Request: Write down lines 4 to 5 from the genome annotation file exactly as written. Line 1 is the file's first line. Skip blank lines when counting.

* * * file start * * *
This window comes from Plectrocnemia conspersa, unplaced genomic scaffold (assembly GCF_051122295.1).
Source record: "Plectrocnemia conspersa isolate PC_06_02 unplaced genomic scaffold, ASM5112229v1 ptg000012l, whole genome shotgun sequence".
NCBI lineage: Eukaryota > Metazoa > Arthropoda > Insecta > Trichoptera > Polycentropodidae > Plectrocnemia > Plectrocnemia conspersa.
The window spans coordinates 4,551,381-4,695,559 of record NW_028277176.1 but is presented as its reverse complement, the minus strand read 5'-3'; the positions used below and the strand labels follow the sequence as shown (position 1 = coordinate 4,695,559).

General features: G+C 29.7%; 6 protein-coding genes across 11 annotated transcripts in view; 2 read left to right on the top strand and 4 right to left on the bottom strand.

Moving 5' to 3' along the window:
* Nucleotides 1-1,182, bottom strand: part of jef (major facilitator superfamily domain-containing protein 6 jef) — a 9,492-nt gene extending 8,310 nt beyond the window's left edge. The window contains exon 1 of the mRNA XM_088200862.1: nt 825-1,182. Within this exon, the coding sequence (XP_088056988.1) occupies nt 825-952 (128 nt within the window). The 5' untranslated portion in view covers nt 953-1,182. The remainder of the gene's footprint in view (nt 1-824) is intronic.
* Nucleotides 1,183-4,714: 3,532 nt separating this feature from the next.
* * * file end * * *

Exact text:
The window spans coordinates 4,551,381-4,695,559 of record NW_028277176.1 but is presented as its reverse complement, the minus strand read 5'-3'; the positions used below and the strand labels follow the sequence as shown (position 1 = coordinate 4,695,559).

General features: G+C 29.7%; 6 protein-coding genes across 11 annotated transcripts in view; 2 read left to right on the top strand and 4 right to left on the bottom strand.